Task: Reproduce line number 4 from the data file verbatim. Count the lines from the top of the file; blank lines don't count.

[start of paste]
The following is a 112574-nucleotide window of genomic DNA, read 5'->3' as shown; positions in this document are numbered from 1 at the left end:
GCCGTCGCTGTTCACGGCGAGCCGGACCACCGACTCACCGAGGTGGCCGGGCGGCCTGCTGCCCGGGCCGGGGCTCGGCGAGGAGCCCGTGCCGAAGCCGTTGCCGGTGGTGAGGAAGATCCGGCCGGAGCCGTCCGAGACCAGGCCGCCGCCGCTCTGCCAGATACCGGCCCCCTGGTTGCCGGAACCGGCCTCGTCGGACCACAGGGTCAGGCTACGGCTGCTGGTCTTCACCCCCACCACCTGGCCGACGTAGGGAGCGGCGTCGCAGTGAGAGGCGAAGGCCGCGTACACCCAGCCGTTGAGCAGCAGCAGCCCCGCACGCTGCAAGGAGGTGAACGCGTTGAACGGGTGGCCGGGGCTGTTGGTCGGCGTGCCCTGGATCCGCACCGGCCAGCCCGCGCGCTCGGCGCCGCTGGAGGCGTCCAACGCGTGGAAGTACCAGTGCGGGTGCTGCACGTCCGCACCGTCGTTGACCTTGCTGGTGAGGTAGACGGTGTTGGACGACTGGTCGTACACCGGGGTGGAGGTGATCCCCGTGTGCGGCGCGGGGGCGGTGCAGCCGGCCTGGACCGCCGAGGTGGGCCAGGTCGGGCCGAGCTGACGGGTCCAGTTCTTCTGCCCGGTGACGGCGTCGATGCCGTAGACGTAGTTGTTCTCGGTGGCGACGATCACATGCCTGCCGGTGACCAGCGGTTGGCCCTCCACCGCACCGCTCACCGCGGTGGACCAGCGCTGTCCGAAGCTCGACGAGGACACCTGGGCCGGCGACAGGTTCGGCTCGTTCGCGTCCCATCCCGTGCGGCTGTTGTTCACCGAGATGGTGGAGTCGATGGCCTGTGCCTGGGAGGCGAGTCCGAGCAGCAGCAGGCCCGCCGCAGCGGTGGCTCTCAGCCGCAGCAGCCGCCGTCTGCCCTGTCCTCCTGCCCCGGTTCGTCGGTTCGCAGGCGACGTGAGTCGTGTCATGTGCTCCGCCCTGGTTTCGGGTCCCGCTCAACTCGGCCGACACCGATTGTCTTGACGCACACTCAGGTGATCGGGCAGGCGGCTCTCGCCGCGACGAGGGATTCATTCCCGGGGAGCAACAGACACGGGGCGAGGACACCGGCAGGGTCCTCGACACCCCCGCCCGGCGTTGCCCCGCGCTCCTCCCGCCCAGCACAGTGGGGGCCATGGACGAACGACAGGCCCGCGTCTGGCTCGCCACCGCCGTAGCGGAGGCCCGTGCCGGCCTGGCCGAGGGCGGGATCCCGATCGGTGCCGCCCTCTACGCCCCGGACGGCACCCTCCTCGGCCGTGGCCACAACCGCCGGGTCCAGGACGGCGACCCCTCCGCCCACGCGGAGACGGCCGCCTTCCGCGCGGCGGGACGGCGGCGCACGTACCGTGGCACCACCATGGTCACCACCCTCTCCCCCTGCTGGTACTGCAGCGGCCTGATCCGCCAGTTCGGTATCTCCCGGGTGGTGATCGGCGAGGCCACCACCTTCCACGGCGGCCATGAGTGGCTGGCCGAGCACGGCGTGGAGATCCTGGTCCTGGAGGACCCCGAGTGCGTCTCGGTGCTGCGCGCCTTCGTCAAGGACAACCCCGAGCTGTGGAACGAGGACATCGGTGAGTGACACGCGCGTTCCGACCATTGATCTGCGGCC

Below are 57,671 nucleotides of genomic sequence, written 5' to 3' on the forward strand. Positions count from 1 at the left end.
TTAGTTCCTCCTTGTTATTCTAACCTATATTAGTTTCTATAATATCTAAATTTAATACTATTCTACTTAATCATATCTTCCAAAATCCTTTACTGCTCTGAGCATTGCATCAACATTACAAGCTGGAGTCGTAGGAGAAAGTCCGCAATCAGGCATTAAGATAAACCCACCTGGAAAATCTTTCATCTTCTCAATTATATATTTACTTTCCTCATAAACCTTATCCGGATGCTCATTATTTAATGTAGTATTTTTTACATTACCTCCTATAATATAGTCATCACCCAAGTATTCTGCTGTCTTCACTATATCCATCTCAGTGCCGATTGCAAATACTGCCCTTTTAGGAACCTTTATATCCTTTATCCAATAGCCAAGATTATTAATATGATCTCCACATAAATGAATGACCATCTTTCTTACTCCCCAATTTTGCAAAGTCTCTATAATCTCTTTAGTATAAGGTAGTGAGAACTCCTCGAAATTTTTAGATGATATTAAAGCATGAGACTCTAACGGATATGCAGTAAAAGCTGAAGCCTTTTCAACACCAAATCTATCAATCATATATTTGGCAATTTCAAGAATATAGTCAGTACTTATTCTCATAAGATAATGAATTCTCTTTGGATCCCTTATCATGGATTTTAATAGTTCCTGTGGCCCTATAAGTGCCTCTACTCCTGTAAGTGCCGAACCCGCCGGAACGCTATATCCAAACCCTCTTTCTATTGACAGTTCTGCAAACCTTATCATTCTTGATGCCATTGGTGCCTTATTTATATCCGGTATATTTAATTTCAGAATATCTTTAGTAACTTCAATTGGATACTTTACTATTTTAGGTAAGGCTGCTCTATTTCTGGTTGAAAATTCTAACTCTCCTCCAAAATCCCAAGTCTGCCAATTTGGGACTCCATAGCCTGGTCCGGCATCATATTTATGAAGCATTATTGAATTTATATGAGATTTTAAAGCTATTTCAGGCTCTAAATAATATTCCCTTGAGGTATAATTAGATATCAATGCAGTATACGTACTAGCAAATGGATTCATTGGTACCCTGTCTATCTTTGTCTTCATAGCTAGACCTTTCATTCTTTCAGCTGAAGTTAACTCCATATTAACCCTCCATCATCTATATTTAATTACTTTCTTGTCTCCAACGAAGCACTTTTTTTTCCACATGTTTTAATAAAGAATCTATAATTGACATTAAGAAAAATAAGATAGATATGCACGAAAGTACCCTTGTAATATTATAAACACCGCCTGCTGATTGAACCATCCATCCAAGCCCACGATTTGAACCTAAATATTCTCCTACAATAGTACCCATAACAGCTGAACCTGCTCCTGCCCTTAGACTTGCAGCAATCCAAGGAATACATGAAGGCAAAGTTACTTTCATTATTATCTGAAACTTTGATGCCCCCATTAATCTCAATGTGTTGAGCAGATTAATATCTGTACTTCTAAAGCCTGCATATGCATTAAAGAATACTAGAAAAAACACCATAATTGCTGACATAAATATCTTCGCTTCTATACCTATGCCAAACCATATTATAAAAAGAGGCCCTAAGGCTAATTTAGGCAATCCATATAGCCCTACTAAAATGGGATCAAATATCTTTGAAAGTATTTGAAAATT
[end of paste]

TTAGTTCCTCCTTGTTATTCTAACCTATATTAGTTTCTATAATATCTAAATTTAATACTATTCTACTTAATCATATCTTCCAAAATCCTTTACTGCTCTGAGCATTGCATCAACATTACAAGCTGGAGTCGTAGGAGAAAGTCCGCAATCAGGCATTAAGATAAACCCACCTGGAAAATCTTTCATCTTCTCAATTATATATTTACTTTCCTCATAAACCTTATCCGGATGCTCATTATTTAATGTAGTATTTTTTACATTACCTCCTATAATATAGTCATCACCCAAGTATTCTGCTGTCTTCACTATATCCATCTCAGTGCCGATTGCAAATACTGCCCTTTTAGGAACCTTTATATCCTTTATCCAATAGCCAAGATTATTAATATGATCTCCACATAAATGAATGACCATCTTTCTTACTCCCCAATTTTGCAAAGTCTCTATAATCTCTTTAGTATAAGGTAGTGAGAACTCCTCGAAATTTTTAGATGATATTAAAGCATGAGACTCTAACGGATATGCAGTAAAAGCTGAAGCCTTTTCAACACCAAATCTATCAATCATATATTTGGCAATTTCAAGAATATAGTCAGTACTTATTCTCATAAGATAATGAATTCTCTTTGGATCCCTTATCATGGATTTTAATAGTTCCTGTGGCCCTATAAGTGCCTCTACTCCTGTAAGTGCCGAACCCGCCGGAACGCTATATCCAAACCCTCTTTCTATTGACAGTTCTGCAAACCTTATCATTCTTGATGCCATTGGTGCCTTATTTATATCCGGTATATTTAATTTCAGAATATCTTTAGTAACTTCAATTGGATACTTTACTATTTTAGGTAAGGCTGCTCTATTTCTGGTTGAAAATTCTAACTCTCCTCCAAAATCCCAAGTCTGCCAATTTGGGACTCCATAGCCTGGTCCGGCATCATATTTATGAAGCATTATTGAATTTATATGAGATTTTAAAGCTATTTCAGGCTCTAAATAATATTCCCTTGAGGTATAATTAGATATCAATGCAGTATACGTACTAGCAAATGGATTCATTGGTACCCTGTCTATCTTTGTCTTCATAGCTAGACCTTTCATTCTTTCAGCTGAAGTTAACTCCATATTAACCCTCCATCATCTATATTTAATTACTTTCTTGTCTCCAACGAAGCACTTTTTTTTCCACATGTTTTAATAAAGAATCTATAATTGACATTAAGAAAAATAAGATAGATATGCACGAAAGTACCCTTGTAATATTATAAACACCGCCTGCTGATTGAACCATCCATCCAAGCCCACGATTTGAACCTAAATATTCTCCTACAATAGTACCCATAACAGCTGAACCTGCTCCTGCCCTTAGACTTGCAGCAATCCAAGGAATACATGAAGGCAAAGTTACTTTCATTATTATCTGAAACTTTGATGCCCCCATTAATCTCAATGTGTTGAGCAGATTAATATCTGTACTTCTAAAGCCTGCATATGCATTAAAGAATACTAGAAAAAACACCATAATTGCTGACATAAATATCTTCGCTTCTATACCTATGCCAAACCATATTATAAAAAGAGGCCCTAAGGCTAATTTAGGCAATCCATATAGCCCTACTAAAATGGGATCAAATATCTTTGAAAGTATTTGAAAATT